Pope Zachary

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Pope Saint

Zachary
91-St.Zachary.jpg
19th century depiction of Pope Zachary
Papacy began3 December or 5 December 741
Papacy endedMarch 752
Predecessor Gregory III
Successor Stephen (elect)
Personal details
Born679
Santa Severina, Calabria, Byzantine Empire
Died15 March 752(752-03-15) (aged 72–73)
Rome, Kingdom of the Lombards
Sainthood
Feast day15 March
Venerated in Catholic Church
Papal styles of
Pope Zachary
Emblem of the Papacy SE.svg
Reference style His Holiness
Spoken styleYour Holiness
Religious styleHoly Father
Posthumous style Saint

Pope Zachary (Latin : Zacharias; 679 – March 752) [1] reigned from 3 December [1] or 5 December 741 [2] to his death in 752. A Greek from Santa Severina, [3] Calabria, he was the last pope of the Byzantine Papacy. Most probably he was a deacon of the Roman Church and as such signed the decrees of the Roman council of 732, and succeeded Gregory III on 5 December 741. [2]

Santa Severina Comune in Calabria, Italy

Santa Severina is a town and comune in the province of Crotone, in the Calabria region of southern Italy.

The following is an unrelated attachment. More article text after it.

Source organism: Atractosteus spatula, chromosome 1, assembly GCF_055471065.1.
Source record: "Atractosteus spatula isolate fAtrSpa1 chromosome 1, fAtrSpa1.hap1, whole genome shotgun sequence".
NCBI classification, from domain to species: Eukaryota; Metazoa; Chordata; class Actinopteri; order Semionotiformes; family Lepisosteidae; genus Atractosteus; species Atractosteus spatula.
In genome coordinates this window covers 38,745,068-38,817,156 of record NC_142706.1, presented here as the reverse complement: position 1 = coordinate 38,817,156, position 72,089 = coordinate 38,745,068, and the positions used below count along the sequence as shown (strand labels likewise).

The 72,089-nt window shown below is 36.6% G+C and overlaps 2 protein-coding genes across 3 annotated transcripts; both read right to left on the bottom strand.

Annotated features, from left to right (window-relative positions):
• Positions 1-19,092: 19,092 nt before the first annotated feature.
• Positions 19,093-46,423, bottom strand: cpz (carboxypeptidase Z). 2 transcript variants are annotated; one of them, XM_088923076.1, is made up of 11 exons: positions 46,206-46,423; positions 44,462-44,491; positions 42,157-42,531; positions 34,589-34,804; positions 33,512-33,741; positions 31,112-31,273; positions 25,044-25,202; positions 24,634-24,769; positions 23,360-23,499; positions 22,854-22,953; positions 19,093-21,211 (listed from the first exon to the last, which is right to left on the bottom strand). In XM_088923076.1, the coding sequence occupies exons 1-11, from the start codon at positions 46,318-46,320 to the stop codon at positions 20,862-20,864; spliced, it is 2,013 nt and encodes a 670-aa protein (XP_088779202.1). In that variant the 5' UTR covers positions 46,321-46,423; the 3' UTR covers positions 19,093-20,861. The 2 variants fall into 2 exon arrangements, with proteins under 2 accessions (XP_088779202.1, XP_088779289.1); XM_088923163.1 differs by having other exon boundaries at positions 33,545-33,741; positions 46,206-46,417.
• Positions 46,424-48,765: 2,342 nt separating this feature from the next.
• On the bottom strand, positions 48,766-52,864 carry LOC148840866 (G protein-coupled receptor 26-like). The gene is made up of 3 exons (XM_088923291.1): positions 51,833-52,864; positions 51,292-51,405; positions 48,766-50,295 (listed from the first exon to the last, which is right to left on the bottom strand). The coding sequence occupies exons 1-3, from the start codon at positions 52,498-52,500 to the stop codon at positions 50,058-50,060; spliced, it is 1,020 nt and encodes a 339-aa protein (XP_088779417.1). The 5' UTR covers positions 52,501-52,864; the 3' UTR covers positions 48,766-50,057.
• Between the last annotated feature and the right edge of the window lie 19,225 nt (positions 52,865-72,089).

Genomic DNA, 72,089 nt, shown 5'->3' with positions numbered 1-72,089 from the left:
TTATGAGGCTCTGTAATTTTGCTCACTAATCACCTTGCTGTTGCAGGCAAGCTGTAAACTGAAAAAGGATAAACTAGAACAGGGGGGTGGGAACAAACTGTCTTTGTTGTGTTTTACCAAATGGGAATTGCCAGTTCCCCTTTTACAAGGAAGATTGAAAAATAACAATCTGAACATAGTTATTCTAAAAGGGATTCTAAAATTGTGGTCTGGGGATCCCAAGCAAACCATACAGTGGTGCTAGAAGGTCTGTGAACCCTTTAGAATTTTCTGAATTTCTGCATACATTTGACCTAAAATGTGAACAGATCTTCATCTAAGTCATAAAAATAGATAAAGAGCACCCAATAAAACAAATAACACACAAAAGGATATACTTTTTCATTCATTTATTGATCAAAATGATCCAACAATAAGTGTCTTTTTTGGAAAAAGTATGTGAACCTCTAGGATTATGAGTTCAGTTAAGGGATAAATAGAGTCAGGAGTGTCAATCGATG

Calabria Region of Italy

Calabria, known in antiquity as Bruttium, is a region in Southern Italy.

Byzantine Papacy Byzantine domination of the Roman papacy, 537 to 752

The Byzantine Papacy was a period of Byzantine domination of the Roman papacy from 537 to 752, when popes required the approval of the Byzantine Emperor for episcopal consecration, and many popes were chosen from the apocrisiarii or the inhabitants of Byzantine-ruled Greece, Syria, or Sicily. Justinian I conquered the Italian peninsula in the Gothic War (535–554) and appointed the next three popes, a practice that would be continued by his successors and later be delegated to the Exarchate of Ravenna.

Contents

Zachary built the original church of Santa Maria sopra Minerva, forbade the traffic of slaves in Rome, and negotiated peace with the Lombards. In response to an inquiry forwarded by Pepin the Short, Zachary rendered the opinion that it was better that he should be king who had the royal power than he who had not. Shortly thereafter, the Frankish nobles decided to abandon the Merovingian Childeric III in favor of Pepin, who then reigned as King of the Franks [4] from 751 to 768.

Santa Maria sopra Minerva church in Rome